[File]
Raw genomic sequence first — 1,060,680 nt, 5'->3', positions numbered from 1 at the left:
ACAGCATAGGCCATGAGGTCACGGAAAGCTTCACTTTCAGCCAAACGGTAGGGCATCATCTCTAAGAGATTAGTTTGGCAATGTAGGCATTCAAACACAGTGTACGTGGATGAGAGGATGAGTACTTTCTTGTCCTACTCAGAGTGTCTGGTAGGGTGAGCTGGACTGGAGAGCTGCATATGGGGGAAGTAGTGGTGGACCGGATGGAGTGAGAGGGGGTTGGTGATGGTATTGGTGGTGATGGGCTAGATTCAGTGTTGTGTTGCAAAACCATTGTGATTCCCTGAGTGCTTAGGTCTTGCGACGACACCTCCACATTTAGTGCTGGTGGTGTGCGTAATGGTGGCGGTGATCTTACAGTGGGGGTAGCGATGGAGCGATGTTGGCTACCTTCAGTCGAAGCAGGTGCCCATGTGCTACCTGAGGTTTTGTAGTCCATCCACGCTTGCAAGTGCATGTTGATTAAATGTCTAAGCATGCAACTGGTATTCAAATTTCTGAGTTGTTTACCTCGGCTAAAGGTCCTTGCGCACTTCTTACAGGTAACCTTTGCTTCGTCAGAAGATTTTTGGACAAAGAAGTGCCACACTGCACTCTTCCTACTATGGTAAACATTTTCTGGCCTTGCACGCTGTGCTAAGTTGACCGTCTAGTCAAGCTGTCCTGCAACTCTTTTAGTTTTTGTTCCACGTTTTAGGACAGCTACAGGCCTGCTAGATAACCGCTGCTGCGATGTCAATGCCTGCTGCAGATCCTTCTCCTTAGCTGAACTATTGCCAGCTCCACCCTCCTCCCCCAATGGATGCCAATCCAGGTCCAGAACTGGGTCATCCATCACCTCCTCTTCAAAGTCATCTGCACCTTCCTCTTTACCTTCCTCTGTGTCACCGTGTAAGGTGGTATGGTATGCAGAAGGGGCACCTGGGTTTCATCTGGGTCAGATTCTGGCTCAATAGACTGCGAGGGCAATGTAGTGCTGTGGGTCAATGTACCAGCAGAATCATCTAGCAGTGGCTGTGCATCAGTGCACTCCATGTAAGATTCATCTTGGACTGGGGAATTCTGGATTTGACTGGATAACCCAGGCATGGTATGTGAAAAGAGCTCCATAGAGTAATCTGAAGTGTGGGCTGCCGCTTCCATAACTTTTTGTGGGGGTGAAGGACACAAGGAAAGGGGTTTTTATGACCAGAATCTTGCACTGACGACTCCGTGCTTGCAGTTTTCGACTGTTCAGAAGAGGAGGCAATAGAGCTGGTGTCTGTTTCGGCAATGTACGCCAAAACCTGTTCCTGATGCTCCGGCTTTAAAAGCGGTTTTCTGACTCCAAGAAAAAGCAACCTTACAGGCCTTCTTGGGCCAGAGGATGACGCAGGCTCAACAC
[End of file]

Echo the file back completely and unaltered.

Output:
Raw genomic sequence first — 1,060,680 nt, 5'->3', positions numbered from 1 at the left:
ACAGCATAGGCCATGAGGTCACGGAAAGCTTCACTTTCAGCCAAACGGTAGGGCATCATCTCTAAGAGATTAGTTTGGCAATGTAGGCATTCAAACACAGTGTACGTGGATGAGAGGATGAGTACTTTCTTGTCCTACTCAGAGTGTCTGGTAGGGTGAGCTGGACTGGAGAGCTGCATATGGGGGAAGTAGTGGTGGACCGGATGGAGTGAGAGGGGGTTGGTGATGGTATTGGTGGTGATGGGCTAGATTCAGTGTTGTGTTGCAAAACCATTGTGATTCCCTGAGTGCTTAGGTCTTGCGACGACACCTCCACATTTAGTGCTGGTGGTGTGCGTAATGGTGGCGGTGATCTTACAGTGGGGGTAGCGATGGAGCGATGTTGGCTACCTTCAGTCGAAGCAGGTGCCCATGTGCTACCTGAGGTTTTGTAGTCCATCCACGCTTGCAAGTGCATGTTGATTAAATGTCTAAGCATGCAACTGGTATTCAAATTTCTGAGTTGTTTACCTCGGCTAAAGGTCCTTGCGCACTTCTTACAGGTAACCTTTGCTTCGTCAGAAGATTTTTGGACAAAGAAGTGCCACACTGCACTCTTCCTACTATGGTAAACATTTTCTGGCCTTGCACGCTGTGCTAAGTTGACCGTCTAGTCAAGCTGTCCTGCAACTCTTTTAGTTTTTGTTCCACGTTTTAGGACAGCTACAGGCCTGCTAGATAACCGCTGCTGCGATGTCAATGCCTGCTGCAGATCCTTCTCCTTAGCTGAACTATTGCCAGCTCCACCCTCCTCCCCCAATGGATGCCAATCCAGGTCCAGAACTGGGTCATCCATCACCTCCTCTTCAAAGTCATCTGCACCTTCCTCTTTACCTTCCTCTGTGTCACCGTGTAAGGTGGTATGGTATGCAGAAGGGGCACCTGGGTTTCATCTGGGTCAGATTCTGGCTCAATAGACTGCGAGGGCAATGTAGTGCTGTGGGTCAATGTACCAGCAGAATCATCTAGCAGTGGCTGTGCATCAGTGCACTCCATGTAAGATTCATCTTGGACTGGGGAATTCTGGATTTGACTGGATAACCCAGGCATGGTATGTGAAAAGAGCTCCATAGAGTAATCTGAAGTGTGGGCTGCCGCTTCCATAACTTTTTGTGGGGGTGAAGGACACAAGGAAAGGGGTTTTTATGACCAGAATCTTGCACTGACGACTCCGTGCTTGCAGTTTTCGACTGTTCAGAAGAGGAGGCAATAGAGCTGGTGTCTGTTTCGGCAATGTACGCCAAAACCTGTTCCTGATGCTCCGGCTTTAAAAGCGGTTTTCTGACTCCAAGAAAAAGCAACCTTACAGGCCTTCTTGGGCCAGAGGATGACGCAGGCTCAACAC